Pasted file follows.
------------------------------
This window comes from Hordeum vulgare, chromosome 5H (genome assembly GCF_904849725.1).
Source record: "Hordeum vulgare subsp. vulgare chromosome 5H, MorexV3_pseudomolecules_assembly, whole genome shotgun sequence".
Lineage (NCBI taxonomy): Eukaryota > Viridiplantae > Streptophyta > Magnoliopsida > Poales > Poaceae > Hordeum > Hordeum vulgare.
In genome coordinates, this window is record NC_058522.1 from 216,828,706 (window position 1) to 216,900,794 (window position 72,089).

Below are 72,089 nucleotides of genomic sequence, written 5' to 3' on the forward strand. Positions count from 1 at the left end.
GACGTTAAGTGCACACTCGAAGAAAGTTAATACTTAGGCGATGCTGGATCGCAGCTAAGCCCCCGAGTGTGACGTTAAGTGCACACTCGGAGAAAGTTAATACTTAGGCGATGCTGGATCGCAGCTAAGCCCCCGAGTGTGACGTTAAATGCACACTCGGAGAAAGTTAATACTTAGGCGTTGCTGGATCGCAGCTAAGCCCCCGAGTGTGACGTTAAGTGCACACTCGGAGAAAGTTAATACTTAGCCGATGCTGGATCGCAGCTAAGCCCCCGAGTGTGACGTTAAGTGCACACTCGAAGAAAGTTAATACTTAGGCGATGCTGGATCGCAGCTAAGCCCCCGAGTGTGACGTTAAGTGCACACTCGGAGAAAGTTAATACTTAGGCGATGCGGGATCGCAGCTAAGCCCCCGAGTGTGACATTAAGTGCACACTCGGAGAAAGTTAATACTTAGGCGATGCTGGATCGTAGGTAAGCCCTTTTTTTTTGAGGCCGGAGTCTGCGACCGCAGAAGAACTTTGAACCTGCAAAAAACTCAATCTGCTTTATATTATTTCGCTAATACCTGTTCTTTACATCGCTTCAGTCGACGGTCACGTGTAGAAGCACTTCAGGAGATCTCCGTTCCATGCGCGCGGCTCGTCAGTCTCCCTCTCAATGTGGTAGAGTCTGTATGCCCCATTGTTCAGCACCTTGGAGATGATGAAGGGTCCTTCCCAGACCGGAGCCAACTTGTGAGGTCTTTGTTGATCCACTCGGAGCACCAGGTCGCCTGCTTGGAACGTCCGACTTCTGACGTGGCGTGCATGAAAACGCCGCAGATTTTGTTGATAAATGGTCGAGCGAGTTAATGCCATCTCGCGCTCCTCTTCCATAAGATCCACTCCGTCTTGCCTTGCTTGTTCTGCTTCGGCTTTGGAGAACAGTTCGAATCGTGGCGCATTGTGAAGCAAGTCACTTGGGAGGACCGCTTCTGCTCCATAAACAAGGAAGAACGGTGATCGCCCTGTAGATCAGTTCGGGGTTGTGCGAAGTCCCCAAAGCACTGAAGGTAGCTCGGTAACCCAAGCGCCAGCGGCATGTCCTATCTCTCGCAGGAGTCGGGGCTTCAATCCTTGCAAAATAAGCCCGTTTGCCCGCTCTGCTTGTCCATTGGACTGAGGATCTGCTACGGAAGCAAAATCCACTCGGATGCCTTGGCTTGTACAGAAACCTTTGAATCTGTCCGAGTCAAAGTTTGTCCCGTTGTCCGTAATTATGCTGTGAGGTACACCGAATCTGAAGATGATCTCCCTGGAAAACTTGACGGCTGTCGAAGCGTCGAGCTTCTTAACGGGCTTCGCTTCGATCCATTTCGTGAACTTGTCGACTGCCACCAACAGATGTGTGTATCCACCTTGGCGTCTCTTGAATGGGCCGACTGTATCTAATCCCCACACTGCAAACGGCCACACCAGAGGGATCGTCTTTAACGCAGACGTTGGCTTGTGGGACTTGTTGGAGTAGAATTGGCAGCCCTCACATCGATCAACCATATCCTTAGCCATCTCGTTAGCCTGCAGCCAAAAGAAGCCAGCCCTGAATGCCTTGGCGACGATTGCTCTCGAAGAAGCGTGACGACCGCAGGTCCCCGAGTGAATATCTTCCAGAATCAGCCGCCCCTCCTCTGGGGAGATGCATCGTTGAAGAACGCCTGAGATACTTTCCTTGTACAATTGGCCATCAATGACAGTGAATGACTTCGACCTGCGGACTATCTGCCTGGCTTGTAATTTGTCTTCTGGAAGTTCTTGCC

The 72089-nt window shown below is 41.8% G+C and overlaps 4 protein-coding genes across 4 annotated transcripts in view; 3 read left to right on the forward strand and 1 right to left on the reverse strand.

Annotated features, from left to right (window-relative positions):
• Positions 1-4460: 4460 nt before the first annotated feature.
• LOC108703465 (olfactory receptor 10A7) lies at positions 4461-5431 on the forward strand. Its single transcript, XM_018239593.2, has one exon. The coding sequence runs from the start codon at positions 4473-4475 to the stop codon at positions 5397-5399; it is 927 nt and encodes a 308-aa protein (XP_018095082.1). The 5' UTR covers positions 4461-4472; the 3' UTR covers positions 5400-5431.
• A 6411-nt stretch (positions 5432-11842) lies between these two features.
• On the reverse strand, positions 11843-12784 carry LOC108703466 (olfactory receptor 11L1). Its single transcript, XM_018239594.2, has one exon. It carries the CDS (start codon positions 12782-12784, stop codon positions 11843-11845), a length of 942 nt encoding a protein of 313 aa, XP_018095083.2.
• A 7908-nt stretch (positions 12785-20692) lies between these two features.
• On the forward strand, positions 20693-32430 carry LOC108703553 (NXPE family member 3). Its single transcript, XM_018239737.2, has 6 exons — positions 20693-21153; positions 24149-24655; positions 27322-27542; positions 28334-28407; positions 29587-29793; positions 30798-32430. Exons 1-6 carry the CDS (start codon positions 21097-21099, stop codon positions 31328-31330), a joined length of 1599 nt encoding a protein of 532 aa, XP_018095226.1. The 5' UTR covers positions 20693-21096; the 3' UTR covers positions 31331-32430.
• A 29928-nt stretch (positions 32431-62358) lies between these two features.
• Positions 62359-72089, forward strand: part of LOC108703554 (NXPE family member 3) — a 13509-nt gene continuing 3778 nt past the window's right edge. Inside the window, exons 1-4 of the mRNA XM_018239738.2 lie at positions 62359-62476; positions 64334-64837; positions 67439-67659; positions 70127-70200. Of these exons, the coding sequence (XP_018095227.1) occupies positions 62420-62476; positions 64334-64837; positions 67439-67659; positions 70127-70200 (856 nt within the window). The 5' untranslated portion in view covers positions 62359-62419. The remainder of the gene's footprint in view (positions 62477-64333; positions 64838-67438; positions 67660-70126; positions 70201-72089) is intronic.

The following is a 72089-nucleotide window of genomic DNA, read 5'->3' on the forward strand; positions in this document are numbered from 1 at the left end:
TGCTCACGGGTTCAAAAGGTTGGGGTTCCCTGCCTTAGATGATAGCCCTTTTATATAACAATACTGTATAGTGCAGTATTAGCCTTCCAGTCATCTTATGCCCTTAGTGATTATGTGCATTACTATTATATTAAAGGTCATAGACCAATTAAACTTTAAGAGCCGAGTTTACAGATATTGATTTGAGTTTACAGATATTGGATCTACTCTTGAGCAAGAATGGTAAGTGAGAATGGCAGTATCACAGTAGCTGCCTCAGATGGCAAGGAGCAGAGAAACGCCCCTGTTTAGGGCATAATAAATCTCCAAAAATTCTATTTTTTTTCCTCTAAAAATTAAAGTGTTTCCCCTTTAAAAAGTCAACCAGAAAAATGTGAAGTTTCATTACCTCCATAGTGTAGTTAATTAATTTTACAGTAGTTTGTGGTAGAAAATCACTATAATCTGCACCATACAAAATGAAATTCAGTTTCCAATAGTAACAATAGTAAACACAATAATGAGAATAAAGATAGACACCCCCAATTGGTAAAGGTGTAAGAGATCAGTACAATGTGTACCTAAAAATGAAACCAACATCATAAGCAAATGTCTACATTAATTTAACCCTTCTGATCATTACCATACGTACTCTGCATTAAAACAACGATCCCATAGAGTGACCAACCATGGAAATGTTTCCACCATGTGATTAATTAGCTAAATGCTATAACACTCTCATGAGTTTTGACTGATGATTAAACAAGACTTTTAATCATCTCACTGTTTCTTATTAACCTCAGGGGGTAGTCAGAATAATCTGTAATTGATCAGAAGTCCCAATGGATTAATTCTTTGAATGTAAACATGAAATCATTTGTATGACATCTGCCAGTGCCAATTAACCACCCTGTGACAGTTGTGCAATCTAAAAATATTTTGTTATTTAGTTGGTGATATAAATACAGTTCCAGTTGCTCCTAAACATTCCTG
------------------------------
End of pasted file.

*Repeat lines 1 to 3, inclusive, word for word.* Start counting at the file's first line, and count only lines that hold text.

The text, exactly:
This window comes from Hordeum vulgare, chromosome 5H (genome assembly GCF_904849725.1).
Source record: "Hordeum vulgare subsp. vulgare chromosome 5H, MorexV3_pseudomolecules_assembly, whole genome shotgun sequence".
Lineage (NCBI taxonomy): Eukaryota > Viridiplantae > Streptophyta > Magnoliopsida > Poales > Poaceae > Hordeum > Hordeum vulgare.